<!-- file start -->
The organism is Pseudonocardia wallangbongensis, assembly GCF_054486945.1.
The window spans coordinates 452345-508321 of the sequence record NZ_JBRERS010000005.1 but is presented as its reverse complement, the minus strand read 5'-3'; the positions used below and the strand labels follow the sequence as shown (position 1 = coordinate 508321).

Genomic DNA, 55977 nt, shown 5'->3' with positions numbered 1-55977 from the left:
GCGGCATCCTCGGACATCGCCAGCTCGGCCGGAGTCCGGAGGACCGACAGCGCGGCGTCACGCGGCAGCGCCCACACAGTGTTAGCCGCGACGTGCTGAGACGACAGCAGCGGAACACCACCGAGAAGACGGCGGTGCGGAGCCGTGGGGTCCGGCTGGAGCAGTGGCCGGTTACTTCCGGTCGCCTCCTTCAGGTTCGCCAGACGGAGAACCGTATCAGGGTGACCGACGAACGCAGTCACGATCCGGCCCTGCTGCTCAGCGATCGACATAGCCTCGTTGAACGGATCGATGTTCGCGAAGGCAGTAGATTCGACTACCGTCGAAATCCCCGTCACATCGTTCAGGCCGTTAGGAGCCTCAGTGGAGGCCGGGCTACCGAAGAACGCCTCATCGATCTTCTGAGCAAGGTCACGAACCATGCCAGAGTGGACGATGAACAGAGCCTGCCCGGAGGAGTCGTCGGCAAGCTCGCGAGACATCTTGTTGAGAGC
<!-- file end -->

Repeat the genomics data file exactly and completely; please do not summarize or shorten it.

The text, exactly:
The organism is Pseudonocardia wallangbongensis, assembly GCF_054486945.1.
The window spans coordinates 452345-508321 of the sequence record NZ_JBRERS010000005.1 but is presented as its reverse complement, the minus strand read 5'-3'; the positions used below and the strand labels follow the sequence as shown (position 1 = coordinate 508321).

Genomic DNA, 55977 nt, shown 5'->3' with positions numbered 1-55977 from the left:
GCGGCATCCTCGGACATCGCCAGCTCGGCCGGAGTCCGGAGGACCGACAGCGCGGCGTCACGCGGCAGCGCCCACACAGTGTTAGCCGCGACGTGCTGAGACGACAGCAGCGGAACACCACCGAGAAGACGGCGGTGCGGAGCCGTGGGGTCCGGCTGGAGCAGTGGCCGGTTACTTCCGGTCGCCTCCTTCAGGTTCGCCAGACGGAGAACCGTATCAGGGTGACCGACGAACGCAGTCACGATCCGGCCCTGCTGCTCAGCGATCGACATAGCCTCGTTGAACGGATCGATGTTCGCGAAGGCAGTAGATTCGACTACCGTCGAAATCCCCGTCACATCGTTCAGGCCGTTAGGAGCCTCAGTGGAGGCCGGGCTACCGAAGAACGCCTCATCGATCTTCTGAGCAAGGTCACGAACCATGCCAGAGTGGACGATGAACAGAGCCTGCCCGGAGGAGTCGTCGGCAAGCTCGCGAGACATCTTGTTGAGAGC